summarizes information about the cash inflows (receipts) and outflows (payments) for a specific period of time
  49. Net Income
    results when revenues exceed expenses
  50. Net Loss
    occurs when expenses exceed revenues
  51. Public Accounting
    offer expert service to the general public
  52. Auditing
    a CPA examines company financial statements and provides an opinion as to how accurately the financial statements present the company's results and financial position
  53. Taxation
    tax advice and planning, preparing tax returns, and representing clients before governmental agencies such as the IRS
  54. Managerial Consulting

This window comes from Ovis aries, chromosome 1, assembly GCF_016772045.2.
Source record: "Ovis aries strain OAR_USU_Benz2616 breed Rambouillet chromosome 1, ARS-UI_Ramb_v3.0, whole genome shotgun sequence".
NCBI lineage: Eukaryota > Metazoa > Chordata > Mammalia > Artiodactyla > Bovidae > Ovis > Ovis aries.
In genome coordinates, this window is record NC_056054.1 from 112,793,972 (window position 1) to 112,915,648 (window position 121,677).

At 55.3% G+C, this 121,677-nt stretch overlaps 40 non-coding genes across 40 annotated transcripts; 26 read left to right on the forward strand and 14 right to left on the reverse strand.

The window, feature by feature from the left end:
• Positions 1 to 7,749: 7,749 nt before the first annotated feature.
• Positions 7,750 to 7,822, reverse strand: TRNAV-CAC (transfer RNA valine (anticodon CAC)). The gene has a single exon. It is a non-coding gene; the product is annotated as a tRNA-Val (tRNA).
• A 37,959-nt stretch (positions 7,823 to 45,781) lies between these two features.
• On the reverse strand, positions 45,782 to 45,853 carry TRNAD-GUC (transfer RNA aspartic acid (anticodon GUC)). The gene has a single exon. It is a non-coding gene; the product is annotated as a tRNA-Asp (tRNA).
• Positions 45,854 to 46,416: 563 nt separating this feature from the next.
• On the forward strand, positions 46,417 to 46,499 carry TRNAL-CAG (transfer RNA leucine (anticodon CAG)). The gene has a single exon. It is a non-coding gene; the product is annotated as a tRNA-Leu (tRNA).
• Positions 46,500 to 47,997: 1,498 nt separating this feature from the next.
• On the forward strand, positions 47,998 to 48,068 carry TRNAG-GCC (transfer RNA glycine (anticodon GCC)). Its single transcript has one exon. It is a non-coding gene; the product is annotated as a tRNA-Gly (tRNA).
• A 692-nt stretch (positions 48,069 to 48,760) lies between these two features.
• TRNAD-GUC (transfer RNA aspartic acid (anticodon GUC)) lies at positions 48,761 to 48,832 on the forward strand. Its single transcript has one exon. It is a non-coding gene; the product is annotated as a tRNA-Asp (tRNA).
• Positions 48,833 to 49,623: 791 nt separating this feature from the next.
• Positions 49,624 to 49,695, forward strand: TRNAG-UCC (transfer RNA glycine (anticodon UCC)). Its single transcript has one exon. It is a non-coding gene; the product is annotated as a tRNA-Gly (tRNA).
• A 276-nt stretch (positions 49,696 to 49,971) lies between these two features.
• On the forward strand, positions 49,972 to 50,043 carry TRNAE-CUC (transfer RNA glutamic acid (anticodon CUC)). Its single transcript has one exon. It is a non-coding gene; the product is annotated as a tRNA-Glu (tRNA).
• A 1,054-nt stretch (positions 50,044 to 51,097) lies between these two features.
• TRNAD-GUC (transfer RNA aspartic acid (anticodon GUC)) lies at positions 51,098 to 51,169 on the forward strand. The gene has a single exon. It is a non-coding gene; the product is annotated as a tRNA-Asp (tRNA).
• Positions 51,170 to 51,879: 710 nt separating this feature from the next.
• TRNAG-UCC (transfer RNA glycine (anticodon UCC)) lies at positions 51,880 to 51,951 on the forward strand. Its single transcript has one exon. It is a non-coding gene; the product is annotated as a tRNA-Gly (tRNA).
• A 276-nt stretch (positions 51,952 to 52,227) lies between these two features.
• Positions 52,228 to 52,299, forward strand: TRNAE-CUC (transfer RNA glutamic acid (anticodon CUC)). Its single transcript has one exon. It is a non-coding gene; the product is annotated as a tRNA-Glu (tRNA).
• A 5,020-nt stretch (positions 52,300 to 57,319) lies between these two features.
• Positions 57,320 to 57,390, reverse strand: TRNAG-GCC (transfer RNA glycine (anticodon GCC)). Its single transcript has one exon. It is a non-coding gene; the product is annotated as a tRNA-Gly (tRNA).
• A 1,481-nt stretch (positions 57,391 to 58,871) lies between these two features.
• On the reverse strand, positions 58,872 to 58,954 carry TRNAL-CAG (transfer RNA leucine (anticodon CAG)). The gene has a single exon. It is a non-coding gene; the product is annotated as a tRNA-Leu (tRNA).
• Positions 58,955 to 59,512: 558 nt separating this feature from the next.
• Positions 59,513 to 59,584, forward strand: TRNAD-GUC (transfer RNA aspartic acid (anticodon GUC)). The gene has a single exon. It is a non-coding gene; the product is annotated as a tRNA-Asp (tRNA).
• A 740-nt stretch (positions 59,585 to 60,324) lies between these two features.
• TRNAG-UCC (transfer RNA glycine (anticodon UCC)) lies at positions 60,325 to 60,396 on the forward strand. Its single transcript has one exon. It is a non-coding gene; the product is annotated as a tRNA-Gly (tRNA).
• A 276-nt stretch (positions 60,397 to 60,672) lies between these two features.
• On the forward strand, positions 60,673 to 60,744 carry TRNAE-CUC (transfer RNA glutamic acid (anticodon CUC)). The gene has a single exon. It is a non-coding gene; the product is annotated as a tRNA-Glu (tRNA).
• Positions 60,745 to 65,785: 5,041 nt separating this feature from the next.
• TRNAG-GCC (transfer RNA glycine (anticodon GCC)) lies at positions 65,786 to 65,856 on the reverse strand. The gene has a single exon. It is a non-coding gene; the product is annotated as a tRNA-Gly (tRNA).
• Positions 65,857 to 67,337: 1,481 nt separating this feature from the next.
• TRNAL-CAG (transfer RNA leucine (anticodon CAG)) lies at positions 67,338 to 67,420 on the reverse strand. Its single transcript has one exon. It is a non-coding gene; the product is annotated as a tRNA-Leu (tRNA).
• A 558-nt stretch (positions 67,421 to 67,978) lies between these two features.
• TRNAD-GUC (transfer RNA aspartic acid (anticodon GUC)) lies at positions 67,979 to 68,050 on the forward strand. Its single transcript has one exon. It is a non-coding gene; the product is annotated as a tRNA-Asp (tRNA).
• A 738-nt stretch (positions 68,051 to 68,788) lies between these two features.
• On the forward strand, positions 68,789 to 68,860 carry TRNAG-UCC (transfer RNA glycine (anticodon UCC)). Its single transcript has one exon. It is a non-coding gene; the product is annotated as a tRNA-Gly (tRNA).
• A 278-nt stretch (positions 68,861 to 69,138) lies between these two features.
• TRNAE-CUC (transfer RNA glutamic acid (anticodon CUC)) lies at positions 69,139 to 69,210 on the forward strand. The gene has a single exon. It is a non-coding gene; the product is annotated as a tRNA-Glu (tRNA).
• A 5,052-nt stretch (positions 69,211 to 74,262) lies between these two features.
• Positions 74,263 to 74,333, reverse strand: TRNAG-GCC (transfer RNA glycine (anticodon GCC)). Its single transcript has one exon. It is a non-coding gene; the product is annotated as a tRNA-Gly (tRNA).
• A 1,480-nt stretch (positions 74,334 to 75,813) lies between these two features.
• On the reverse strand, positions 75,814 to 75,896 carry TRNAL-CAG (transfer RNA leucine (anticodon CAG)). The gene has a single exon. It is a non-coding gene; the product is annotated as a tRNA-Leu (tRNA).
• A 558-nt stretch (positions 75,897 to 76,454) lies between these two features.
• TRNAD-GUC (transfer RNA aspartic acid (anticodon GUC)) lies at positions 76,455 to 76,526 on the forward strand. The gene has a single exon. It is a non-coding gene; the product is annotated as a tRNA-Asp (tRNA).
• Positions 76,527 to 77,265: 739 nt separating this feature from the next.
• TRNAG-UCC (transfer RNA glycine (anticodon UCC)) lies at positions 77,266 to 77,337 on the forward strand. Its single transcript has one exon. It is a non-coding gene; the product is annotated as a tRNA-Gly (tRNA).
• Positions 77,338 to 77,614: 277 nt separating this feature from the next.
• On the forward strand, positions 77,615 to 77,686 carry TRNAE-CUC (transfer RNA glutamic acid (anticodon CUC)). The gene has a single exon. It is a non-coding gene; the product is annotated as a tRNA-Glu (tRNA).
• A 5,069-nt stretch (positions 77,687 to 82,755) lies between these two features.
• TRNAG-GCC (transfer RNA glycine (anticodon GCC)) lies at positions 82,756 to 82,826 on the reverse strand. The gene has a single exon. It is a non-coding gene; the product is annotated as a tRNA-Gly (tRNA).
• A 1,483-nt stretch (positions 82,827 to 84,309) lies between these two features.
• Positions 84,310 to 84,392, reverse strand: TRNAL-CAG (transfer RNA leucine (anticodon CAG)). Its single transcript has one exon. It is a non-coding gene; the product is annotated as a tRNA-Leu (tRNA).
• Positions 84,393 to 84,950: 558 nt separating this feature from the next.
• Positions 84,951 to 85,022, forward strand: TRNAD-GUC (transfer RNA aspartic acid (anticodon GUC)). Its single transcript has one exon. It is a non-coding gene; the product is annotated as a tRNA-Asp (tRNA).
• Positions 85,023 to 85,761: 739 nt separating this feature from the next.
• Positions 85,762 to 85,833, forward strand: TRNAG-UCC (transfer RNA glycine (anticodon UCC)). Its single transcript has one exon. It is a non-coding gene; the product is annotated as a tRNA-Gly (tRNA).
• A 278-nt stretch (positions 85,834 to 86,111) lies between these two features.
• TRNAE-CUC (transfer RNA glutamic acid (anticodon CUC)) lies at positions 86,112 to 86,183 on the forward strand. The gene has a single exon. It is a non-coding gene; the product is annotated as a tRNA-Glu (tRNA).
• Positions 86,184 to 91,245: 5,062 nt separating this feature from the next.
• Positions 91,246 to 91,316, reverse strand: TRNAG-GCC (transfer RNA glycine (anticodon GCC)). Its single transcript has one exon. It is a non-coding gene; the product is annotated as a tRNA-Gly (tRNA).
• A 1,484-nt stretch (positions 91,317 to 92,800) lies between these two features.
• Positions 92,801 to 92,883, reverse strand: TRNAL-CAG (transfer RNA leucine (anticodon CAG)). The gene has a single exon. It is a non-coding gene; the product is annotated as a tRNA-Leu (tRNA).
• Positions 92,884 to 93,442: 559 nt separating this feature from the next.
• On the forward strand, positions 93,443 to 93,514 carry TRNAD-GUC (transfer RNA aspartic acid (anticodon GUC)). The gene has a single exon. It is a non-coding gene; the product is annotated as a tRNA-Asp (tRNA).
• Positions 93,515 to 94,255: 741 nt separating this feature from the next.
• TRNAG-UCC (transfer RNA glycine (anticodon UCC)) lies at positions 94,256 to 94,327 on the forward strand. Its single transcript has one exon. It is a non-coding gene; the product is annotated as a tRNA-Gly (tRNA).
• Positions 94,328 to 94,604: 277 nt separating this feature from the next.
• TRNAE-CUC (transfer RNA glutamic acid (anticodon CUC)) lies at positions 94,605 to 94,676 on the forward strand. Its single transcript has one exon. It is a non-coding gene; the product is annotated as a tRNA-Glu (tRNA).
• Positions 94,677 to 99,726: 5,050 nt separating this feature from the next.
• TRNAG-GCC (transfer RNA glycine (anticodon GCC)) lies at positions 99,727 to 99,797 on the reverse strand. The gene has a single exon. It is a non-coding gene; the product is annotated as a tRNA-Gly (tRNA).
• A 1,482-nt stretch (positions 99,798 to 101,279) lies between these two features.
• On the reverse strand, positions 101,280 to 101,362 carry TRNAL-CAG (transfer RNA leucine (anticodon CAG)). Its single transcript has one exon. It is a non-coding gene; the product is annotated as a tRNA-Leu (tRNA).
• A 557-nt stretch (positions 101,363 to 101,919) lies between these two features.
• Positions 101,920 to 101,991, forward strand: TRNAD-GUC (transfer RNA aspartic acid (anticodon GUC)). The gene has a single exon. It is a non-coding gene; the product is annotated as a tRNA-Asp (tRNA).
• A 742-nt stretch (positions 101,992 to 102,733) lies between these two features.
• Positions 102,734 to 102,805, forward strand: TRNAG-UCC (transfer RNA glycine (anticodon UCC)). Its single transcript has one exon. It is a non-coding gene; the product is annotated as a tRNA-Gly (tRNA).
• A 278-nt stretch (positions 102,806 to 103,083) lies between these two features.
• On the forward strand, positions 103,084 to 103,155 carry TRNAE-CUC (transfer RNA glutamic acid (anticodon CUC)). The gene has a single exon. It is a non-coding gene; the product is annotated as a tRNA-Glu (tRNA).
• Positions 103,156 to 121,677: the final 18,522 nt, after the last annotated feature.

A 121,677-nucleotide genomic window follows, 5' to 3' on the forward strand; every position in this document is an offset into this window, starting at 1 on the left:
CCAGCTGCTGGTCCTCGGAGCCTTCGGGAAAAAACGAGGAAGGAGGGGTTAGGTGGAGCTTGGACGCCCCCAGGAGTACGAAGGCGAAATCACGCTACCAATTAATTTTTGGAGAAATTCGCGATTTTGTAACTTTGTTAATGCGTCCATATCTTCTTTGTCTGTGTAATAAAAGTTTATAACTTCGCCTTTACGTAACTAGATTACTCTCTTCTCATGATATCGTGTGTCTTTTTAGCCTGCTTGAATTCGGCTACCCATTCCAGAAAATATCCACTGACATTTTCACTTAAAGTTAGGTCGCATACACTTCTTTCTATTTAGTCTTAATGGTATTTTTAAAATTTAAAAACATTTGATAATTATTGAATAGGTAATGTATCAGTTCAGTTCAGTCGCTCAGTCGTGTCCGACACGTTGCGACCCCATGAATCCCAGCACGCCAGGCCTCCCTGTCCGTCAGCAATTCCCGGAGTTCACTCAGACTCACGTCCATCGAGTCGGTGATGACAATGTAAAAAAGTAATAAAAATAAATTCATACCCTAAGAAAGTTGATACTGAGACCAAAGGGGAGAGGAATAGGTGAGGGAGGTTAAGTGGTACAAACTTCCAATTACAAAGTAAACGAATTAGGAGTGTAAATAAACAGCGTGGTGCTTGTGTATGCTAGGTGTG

It ranges from installing basic accounting software or highly complex enterprise resource planning systems, to perform support services for major marketing projects and merger and acquisition activities.
  55. Private (or managerial) accounting
    involved in activities such as cost accounting (finding the cost of producing specific products), budgeting, accounting information system design and support, and tax planning and preparation
Card Set
Chapter 1: Accounting in Action
1.1 Identify the Activities and Users Associated with Accounting 1.2 Explain the building blocks of accounting: ethics, principles, and assumptions. 1.3 State the accounting equation, and define its components. 1.4 Analyze the effects of business transactions on the accounting equation 1.5 Describe the four financial statements and how the are prepared.